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  • Writer's pictureSharon Uy

#42. A Memory

In the strip mall on the corner of Topanga and Ventura is The Container Store. Not to be confused, of course, with A Container Store. It used to be a Rite Aid for a long while, but in the late 1980s, I could have sworn it was a B. Dalton.


Whichever it was, we'd go often enough that my parents didn't feel the need to monitor my whereabouts every second. There was one particular day I remember skipping down the aisles, happy as any four- or five-year-old clam could be, to be spending a Saturday morning with her family at a (probably) B. Dalton.


Down one aisle and onto the next, I saw my dad standing towards the end of one. I could tell by the jeans, appropriately starched and pressed, maybe Lees or Wranglers. I ran towards him, hugged one of his legs, and squealed, "Daddy!" I skipped away, wondering for the tiniest moment why he didn't react, didn't pat me on the head or tell me hello. A few more skips and I can't remember whether I turned around. I must have, because at some point I realized that it wasn't my dad I'd clamped onto and squeezed. It was an employee of the (probably) B. Dalton, a man with long hair gathered in a low ponytail wearing the same-enough sneakers and jeans as my dad.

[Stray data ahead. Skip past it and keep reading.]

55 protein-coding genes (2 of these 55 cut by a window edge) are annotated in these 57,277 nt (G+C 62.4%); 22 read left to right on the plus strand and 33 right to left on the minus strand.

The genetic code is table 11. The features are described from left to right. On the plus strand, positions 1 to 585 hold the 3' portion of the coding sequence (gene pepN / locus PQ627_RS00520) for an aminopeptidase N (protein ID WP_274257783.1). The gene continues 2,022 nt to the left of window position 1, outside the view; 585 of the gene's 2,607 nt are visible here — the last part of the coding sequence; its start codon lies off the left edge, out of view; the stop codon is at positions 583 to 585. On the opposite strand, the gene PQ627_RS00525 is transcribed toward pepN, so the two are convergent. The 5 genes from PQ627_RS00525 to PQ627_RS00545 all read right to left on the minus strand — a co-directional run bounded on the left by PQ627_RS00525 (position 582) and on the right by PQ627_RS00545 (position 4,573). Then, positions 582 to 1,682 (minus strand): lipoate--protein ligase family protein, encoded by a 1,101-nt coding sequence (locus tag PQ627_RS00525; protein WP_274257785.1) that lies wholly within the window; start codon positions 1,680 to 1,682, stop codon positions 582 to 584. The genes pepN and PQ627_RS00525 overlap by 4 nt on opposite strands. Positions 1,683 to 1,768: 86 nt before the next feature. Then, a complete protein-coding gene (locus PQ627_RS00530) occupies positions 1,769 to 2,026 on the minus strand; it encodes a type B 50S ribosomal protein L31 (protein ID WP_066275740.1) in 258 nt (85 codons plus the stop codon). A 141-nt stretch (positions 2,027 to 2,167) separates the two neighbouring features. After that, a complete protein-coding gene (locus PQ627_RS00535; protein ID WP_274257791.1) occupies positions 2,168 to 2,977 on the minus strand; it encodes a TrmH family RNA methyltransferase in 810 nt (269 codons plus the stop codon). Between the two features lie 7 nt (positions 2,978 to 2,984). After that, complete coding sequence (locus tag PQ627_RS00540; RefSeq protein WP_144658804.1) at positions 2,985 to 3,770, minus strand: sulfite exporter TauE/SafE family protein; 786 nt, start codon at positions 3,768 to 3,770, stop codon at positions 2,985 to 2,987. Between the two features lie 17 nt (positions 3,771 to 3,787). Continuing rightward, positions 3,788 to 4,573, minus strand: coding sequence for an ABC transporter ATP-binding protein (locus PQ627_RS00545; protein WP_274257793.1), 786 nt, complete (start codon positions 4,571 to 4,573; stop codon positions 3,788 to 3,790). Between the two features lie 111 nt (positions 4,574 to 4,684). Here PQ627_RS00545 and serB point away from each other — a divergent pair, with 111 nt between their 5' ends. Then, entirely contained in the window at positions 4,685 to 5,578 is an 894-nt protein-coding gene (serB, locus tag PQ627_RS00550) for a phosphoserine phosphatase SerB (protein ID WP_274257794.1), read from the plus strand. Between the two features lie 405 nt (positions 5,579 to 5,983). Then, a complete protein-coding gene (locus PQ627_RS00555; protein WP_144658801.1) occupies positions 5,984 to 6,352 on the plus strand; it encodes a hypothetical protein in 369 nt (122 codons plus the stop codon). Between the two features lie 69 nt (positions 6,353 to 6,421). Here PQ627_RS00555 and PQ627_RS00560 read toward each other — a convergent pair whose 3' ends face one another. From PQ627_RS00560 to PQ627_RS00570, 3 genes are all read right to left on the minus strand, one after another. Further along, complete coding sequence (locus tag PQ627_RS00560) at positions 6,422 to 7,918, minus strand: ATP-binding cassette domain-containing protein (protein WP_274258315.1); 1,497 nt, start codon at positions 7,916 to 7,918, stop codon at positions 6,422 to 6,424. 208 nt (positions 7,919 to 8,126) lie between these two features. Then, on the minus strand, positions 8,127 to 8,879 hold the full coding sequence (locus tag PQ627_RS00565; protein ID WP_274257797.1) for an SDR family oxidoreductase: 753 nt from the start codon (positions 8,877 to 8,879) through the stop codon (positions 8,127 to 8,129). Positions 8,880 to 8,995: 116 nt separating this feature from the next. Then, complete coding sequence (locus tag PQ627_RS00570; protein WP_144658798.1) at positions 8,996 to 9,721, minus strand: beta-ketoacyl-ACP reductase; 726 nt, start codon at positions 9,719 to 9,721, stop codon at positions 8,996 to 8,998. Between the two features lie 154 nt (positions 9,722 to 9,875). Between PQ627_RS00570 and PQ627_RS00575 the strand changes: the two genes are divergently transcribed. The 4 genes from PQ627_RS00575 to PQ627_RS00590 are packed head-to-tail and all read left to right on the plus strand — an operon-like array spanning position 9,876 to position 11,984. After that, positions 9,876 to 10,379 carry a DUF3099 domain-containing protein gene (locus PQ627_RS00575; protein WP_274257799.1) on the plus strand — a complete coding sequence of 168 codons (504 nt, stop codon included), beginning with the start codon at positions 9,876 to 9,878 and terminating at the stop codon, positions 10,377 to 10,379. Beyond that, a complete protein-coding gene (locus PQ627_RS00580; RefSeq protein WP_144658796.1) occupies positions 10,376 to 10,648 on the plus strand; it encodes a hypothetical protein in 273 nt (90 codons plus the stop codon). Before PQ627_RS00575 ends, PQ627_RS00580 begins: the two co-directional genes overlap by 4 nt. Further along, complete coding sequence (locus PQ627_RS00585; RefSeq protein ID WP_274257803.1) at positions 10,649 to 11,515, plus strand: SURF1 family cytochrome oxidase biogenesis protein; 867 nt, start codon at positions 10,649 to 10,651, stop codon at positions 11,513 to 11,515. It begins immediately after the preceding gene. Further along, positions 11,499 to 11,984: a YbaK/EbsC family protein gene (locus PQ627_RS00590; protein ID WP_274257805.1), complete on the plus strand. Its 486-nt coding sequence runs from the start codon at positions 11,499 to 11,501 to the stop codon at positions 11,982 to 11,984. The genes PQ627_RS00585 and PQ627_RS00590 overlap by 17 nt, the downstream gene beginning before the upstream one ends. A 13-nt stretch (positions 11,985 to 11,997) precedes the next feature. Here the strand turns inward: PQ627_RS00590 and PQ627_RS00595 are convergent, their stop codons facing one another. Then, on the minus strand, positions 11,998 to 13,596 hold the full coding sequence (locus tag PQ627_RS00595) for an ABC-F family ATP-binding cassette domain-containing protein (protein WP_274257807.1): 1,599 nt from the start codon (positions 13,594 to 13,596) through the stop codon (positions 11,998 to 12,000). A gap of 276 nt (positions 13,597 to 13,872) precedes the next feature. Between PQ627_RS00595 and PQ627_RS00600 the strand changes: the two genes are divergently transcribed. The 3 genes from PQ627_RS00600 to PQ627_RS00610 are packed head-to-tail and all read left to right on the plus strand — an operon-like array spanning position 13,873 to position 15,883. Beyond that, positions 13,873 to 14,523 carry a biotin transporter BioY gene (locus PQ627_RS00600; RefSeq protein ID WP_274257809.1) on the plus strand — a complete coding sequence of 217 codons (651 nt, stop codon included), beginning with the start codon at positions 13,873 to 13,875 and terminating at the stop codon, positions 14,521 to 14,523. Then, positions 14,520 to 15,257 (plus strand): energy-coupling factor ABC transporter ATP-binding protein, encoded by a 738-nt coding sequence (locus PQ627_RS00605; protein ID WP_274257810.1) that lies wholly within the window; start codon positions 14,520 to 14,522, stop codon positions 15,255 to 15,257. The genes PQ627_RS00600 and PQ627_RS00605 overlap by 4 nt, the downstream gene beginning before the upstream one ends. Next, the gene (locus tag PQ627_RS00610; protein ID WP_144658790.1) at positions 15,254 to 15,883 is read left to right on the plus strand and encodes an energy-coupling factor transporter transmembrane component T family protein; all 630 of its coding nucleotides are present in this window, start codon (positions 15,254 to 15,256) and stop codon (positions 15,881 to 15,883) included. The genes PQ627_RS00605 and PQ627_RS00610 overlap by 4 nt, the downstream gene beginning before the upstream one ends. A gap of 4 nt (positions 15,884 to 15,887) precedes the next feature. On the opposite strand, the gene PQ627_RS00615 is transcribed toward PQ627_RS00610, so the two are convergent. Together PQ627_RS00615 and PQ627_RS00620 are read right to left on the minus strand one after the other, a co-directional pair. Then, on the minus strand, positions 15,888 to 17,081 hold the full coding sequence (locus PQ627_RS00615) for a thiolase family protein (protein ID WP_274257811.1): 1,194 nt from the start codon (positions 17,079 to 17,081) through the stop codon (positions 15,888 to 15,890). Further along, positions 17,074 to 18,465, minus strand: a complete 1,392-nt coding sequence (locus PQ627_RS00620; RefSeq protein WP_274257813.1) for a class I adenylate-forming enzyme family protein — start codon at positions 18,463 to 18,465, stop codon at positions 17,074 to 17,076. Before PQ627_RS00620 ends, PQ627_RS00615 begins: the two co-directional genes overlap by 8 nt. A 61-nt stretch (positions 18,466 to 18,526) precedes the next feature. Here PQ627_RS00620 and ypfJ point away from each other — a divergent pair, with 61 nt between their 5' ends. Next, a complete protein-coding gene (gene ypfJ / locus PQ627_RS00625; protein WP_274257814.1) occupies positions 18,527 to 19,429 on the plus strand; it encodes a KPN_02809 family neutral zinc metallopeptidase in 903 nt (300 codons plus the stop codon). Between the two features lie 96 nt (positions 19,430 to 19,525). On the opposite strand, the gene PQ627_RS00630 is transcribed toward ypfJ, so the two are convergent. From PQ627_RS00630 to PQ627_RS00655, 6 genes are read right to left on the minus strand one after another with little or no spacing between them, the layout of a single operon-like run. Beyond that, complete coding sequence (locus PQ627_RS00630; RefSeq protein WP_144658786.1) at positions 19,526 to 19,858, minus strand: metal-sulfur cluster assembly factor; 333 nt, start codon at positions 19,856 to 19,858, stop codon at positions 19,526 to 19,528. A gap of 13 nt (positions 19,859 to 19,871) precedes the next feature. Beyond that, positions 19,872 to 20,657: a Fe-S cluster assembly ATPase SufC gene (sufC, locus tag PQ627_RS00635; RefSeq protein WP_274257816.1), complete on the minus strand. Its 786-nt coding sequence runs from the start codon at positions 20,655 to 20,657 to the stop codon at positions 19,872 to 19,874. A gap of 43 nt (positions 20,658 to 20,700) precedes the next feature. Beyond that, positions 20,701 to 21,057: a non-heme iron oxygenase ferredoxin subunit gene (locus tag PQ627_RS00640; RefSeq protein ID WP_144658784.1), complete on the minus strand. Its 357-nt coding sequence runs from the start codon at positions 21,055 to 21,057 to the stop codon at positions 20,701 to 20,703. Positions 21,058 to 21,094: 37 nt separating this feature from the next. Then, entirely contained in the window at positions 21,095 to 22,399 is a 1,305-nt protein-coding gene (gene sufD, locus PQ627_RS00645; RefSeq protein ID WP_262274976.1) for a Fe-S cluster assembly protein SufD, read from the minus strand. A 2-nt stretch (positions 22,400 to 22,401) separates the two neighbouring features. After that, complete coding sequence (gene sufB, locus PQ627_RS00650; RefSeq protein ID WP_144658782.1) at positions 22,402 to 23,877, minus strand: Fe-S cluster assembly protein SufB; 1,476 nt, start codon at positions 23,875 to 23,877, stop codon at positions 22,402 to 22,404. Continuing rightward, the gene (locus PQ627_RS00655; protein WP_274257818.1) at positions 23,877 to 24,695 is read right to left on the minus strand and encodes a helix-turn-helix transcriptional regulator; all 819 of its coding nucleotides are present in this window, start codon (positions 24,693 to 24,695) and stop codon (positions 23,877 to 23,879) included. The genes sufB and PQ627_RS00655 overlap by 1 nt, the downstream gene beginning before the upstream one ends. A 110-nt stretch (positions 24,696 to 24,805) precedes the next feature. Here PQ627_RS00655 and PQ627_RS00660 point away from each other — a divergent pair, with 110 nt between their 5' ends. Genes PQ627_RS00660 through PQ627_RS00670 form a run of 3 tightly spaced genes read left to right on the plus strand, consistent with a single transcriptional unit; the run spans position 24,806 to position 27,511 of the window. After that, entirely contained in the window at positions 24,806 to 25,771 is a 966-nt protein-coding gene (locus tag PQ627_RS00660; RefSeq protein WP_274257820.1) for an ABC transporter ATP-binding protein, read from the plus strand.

I remember feeling immediately self conscious and a little bit horrified, hoping my blunder would remain a secret between us, or better yet, that he'd forget it immediately. (I obviously haven't.) It's not something I think about often. I go years without remembering, but the memory popped up in my mind a few days ago, and it made me wonder how self consciousness and embarrassment are born, were born in me.

I feel I must have spent (er, wasted?) a good amount of time and energy in my life trying to avoid feeling embarrassed, and I'm glad the prophecy I heard growing up is turning out to be true, that the older you get, the less you truly give a shit about how you appear to others.


On an unrelated note, even though, let's get real, everything is interrelated, I'd like to leave you with this quote by Ram Dass that I was reminded of in a yoga class I took, then imparted in a yoga class I taught:

"In meditation we can watch the itch instead of scratching it."

May you find this week a moment or two of watching the itch instead of scratching it.


- As always, with love and thanks,


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